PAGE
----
i " Poor Dicky Steele," but.one need not waste pity on him ; he thoroughly enjoyed it and 'always did exactly what he liked, said precisely what' he' thikight; regardless -4 the consequences. He would .not be governed, as he told as -wife whom he adored. He fled from Oxford to ride as a trooper, indulged in love and necromancy, • became -a civil servant, flouted Harley, attacked the -gOvernment, was *Sir Richard Steele. By Willard Connely. (Cape. 15s.) expelled from Parliament, wrangled over the theatre manage. ment : he gave himself generously, fully, not only to his friends, but to whatever he did, to writing, to politics,. to companionship. If he was ever bitter it was after Addison's death when that puppy Tickell behaved so meanly. And if to us his life seems to have been an uneasy-one of actions for debt and bickerings with his beloved Prue, for him it was all of the delightful stuff of life, which only a fool would grumble at. Poor Dicky I " he may not have ended life in- possession of that solid competence a man of parts can hope for.; but he would have laughed at you if he had heard you use the adjective.

Mr. Connely has done his work well ; he has not ousted Aitken from our shelves, but 'he has given us a more com- panionable work. '''Eschewing the dangerous pleasures of analysis, he has managed to make continuously interesting what could so easily be a tedious tale of Steele's actions for debt and bickerings with his wife, and avoids any sense of sameness in the latter by linking them up ingeniously with Various Tatters. Steele may have been a charming, but he was undoubtedly a tiresome husband. His prodigality was largely for Prue's sake, it was true.; but then what is the good -of having silk dresses if your -butcher -refuses to let you have any more meat ? And then why could he not be at home more, instead of drinking deeper than he ought with his fine political and literary friends ? Steele on his side insisted that he should be free and his wife cheerful, and use her undoubted talents for witty conversation to better purpose than the discussion of domestic difficulties. Steele was a pioneer in the matter of feminine emancipation, which means also male emancipation from certain responsi- bilities ; but he did not seem to realize that independence of existence for a woman implies independence of income.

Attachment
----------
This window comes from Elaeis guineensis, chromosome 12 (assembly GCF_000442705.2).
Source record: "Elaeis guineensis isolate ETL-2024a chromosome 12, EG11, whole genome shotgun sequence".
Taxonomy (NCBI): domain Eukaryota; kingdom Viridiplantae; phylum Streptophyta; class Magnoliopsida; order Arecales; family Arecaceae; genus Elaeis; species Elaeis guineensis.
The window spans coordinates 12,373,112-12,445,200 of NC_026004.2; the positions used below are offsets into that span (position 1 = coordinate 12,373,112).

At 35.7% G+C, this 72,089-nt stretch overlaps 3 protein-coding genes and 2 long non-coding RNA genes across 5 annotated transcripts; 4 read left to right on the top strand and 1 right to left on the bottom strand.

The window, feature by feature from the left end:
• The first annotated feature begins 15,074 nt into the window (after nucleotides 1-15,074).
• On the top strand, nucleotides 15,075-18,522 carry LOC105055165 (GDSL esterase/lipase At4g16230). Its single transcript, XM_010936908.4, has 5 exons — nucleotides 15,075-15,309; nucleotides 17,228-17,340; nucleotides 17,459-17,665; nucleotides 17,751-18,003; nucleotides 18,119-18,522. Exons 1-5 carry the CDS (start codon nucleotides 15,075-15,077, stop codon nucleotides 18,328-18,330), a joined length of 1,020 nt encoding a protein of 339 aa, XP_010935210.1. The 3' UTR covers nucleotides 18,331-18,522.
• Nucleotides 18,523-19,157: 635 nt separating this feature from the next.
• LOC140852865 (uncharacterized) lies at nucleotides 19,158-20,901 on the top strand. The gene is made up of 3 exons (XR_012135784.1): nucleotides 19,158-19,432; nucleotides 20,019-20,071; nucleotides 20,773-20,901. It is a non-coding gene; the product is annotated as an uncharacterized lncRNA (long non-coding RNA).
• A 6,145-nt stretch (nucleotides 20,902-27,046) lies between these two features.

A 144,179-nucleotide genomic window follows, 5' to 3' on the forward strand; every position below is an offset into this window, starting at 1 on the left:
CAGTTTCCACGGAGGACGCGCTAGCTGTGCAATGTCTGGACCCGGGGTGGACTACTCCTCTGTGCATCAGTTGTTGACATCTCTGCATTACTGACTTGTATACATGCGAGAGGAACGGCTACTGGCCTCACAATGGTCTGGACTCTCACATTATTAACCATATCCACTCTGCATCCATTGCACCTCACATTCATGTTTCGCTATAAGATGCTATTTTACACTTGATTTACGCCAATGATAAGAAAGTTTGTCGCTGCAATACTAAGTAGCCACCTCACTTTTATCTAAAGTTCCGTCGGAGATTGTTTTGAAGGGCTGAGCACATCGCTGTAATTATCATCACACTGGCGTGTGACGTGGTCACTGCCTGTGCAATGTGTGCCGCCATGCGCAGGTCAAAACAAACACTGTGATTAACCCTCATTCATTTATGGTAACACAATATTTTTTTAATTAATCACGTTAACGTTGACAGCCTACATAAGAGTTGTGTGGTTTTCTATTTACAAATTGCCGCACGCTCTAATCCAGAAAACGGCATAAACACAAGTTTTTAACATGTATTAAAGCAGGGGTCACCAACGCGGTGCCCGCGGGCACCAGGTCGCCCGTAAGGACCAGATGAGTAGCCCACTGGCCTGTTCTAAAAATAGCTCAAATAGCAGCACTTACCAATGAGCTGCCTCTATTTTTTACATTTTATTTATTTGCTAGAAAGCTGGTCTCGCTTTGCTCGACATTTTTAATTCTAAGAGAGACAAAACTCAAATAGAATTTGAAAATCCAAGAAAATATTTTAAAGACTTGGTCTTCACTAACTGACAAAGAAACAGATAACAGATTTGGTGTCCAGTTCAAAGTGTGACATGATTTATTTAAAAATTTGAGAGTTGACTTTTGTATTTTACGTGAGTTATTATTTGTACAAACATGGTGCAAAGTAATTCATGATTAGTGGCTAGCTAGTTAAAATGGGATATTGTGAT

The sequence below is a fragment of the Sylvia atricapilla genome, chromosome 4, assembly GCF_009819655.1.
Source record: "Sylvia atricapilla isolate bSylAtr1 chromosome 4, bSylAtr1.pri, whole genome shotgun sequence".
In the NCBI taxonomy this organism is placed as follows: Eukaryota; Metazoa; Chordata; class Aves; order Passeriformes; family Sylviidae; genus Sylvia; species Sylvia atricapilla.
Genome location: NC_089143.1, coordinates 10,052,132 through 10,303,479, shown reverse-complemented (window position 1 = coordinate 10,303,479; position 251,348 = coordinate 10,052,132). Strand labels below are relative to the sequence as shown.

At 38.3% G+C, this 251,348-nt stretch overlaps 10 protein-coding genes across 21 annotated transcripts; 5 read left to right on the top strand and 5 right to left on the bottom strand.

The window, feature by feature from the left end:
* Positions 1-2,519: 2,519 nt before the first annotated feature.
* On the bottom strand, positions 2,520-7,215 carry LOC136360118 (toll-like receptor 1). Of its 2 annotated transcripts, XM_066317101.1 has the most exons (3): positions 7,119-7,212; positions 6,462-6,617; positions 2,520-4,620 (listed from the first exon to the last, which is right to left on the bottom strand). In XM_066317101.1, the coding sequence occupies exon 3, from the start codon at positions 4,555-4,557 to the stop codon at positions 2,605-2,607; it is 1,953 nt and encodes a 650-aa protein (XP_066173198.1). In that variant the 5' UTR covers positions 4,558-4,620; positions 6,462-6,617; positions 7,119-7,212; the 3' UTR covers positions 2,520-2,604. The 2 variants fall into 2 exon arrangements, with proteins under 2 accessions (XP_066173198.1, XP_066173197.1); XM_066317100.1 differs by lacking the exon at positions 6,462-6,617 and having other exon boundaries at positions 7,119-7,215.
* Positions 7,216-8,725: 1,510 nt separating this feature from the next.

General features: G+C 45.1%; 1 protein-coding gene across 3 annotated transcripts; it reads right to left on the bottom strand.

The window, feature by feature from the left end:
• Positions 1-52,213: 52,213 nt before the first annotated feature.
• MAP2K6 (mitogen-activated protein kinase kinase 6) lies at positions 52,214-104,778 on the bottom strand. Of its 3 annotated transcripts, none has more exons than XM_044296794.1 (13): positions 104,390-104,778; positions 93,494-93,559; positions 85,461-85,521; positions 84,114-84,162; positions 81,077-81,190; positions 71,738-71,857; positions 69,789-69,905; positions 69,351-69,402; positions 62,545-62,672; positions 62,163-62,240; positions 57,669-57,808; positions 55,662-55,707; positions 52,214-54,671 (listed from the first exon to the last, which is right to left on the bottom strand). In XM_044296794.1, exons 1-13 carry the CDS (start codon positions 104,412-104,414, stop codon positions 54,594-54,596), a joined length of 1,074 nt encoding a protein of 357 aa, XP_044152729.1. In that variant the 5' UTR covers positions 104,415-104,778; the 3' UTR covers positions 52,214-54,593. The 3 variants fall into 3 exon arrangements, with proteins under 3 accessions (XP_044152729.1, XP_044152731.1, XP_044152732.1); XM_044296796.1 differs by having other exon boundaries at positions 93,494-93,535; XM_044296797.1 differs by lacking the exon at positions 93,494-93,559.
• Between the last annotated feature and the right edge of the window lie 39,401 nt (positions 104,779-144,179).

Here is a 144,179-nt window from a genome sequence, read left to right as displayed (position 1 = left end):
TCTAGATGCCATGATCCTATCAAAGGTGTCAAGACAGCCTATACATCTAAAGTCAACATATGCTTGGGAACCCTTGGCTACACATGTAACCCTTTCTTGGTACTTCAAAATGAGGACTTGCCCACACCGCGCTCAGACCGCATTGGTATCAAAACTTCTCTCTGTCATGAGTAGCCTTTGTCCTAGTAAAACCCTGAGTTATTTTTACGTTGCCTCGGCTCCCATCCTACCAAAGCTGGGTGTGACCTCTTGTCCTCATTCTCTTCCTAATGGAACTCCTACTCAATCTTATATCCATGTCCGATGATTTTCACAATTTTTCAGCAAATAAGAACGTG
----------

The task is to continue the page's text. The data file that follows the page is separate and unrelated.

Steele emerges very solidly in these pages, and this is a very complete and satisfactory " life." We have him there in all his turbulent activity, his political fervour, his literary genius, 'his joyousness and his gullibility, and -what is more, in all his splendid generosity of temper. Besides, Mr. Connely's style is never dull, though he is never unnecessarily '" entertaining," nor irritating with irrelevant ideas. What is not quite so satisfactory is his presentment of the political spectacle, with its fluctuating boundaries between Whig and Tory, when the Tories were for peace and free trade, buttressed by the Church, and the Whigs, drawing their power from 'non-conformism and trade; were for war and protection. Steele, however, was the plaything of politics till he wrote' The Crisis, and later entered into his sad and bitter controversy with Addison over 'the Peerage Bill, and with these Mr. Connely deals with his usual skill and erudition.

The weakest side of his otherwise excellent book is his 'treatment of Steele's contemporaries ; except for AddiSon, and to some extent Swift, they are too sketchily- dealt with : they need not, perhaps, have been dealt With at. all, but since they were tackled, they need not have been dismissed so cavalierly, in such a slapdash manner. To say that Pope had " crooked tendencies in his friendships," and had cast ' away Walsh,' Cromwell, and Wyclierley as rungs in a ladder he had already made use of, is not to be fair to Pope. As a matter of fact he had a genius for friendship, once he had found his real friends. But after all, this-book is about-Steele, and if the reader will be wary of accepting judgements about his contemporaries from Mr. Connely, he may safely follow him where Steele is concerned, fortified by the knowledge that there is up to date no better book on a man who can claim, with 'Addison; to be the original Mr. Spectator.